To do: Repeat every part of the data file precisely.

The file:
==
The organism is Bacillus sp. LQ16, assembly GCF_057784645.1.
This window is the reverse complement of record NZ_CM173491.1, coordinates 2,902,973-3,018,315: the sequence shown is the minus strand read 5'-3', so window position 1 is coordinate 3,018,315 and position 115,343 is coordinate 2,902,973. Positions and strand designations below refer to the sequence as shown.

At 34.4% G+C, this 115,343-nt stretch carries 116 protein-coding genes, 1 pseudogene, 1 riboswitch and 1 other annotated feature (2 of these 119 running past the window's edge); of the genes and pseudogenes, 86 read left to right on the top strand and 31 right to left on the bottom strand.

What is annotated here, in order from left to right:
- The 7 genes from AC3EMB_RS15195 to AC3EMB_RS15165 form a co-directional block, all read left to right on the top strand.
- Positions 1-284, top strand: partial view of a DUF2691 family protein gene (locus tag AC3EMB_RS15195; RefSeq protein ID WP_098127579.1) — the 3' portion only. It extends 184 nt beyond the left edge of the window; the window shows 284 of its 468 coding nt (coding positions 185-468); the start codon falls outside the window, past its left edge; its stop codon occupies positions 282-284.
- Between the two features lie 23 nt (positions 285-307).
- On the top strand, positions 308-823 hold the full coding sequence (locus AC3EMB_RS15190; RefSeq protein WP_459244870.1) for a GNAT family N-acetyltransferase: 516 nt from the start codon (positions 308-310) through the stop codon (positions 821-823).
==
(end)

The organism is Bacillus sp. LQ16, assembly GCF_057784645.1.
This window is the reverse complement of record NZ_CM173491.1, coordinates 2,902,973-3,018,315: the sequence shown is the minus strand read 5'-3', so window position 1 is coordinate 3,018,315 and position 115,343 is coordinate 2,902,973. Positions and strand designations below refer to the sequence as shown.

At 34.4% G+C, this 115,343-nt stretch carries 116 protein-coding genes, 1 pseudogene, 1 riboswitch and 1 other annotated feature (2 of these 119 running past the window's edge); of the genes and pseudogenes, 86 read left to right on the top strand and 31 right to left on the bottom strand.

What is annotated here, in order from left to right:
- The 7 genes from AC3EMB_RS15195 to AC3EMB_RS15165 form a co-directional block, all read left to right on the top strand.
- Positions 1-284, top strand: partial view of a DUF2691 family protein gene (locus tag AC3EMB_RS15195; RefSeq protein ID WP_098127579.1) — the 3' portion only. It extends 184 nt beyond the left edge of the window; the window shows 284 of its 468 coding nt (coding positions 185-468); the start codon falls outside the window, past its left edge; its stop codon occupies positions 282-284.
- Between the two features lie 23 nt (positions 285-307).
- On the top strand, positions 308-823 hold the full coding sequence (locus AC3EMB_RS15190; RefSeq protein WP_459244870.1) for a GNAT family N-acetyltransferase: 516 nt from the start codon (positions 308-310) through the stop codon (positions 821-823).